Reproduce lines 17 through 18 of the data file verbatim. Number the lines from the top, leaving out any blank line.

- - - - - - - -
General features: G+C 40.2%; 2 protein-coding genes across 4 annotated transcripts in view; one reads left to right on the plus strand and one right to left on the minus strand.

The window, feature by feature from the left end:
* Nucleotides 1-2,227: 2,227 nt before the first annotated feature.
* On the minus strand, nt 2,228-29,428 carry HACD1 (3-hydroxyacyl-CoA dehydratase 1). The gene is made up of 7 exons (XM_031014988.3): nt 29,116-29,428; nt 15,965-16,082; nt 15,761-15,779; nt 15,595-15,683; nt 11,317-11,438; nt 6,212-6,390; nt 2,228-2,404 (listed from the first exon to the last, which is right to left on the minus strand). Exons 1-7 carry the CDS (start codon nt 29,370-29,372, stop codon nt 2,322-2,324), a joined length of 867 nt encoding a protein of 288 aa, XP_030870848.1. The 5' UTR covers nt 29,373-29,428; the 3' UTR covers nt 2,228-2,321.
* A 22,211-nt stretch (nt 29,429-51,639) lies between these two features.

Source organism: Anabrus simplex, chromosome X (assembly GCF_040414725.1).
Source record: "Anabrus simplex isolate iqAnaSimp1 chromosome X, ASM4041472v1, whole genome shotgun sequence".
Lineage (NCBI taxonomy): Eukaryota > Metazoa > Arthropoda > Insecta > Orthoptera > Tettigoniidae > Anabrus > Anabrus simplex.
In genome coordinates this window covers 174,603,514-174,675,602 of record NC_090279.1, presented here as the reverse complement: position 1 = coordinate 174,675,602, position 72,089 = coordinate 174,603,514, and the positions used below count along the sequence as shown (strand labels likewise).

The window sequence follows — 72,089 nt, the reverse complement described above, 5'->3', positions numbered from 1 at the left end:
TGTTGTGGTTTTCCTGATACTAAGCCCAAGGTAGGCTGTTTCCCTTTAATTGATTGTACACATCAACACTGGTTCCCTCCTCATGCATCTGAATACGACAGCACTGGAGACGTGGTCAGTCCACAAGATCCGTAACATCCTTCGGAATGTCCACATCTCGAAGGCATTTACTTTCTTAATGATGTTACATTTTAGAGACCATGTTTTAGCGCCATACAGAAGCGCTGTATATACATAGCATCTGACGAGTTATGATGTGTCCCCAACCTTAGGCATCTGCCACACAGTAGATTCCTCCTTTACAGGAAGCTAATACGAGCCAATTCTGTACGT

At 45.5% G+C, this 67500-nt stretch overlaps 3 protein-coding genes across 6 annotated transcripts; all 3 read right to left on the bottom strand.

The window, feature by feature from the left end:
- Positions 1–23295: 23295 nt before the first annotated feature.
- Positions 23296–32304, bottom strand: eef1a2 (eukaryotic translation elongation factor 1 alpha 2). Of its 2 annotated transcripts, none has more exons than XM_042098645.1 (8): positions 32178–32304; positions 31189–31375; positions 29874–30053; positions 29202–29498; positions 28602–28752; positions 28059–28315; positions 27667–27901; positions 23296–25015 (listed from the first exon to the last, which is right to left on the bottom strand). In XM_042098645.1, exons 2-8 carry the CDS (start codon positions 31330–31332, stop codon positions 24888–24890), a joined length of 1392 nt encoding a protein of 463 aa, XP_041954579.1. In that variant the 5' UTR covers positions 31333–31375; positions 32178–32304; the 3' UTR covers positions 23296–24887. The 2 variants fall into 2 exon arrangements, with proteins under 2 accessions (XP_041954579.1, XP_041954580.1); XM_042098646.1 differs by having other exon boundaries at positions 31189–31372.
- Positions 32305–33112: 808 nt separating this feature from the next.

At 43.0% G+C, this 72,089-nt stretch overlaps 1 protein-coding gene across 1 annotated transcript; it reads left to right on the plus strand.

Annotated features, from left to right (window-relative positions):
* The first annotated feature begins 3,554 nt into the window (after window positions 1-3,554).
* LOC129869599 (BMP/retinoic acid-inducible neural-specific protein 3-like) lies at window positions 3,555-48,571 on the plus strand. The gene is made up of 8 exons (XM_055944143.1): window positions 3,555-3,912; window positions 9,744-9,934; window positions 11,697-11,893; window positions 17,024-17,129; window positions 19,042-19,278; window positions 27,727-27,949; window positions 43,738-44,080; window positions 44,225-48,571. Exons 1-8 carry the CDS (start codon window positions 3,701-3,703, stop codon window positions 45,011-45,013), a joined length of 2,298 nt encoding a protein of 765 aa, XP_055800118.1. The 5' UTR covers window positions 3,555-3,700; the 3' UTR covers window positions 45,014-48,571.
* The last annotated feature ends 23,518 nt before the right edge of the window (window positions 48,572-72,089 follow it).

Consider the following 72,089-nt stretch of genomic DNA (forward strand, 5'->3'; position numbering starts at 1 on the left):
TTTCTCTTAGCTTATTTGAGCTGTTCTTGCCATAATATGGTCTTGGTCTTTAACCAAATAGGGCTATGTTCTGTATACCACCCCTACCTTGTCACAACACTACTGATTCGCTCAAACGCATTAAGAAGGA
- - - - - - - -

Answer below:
At 43.0% G+C, this 72,089-nt stretch overlaps 1 protein-coding gene across 1 annotated transcript; it reads left to right on the plus strand.

Annotated features, from left to right (window-relative positions):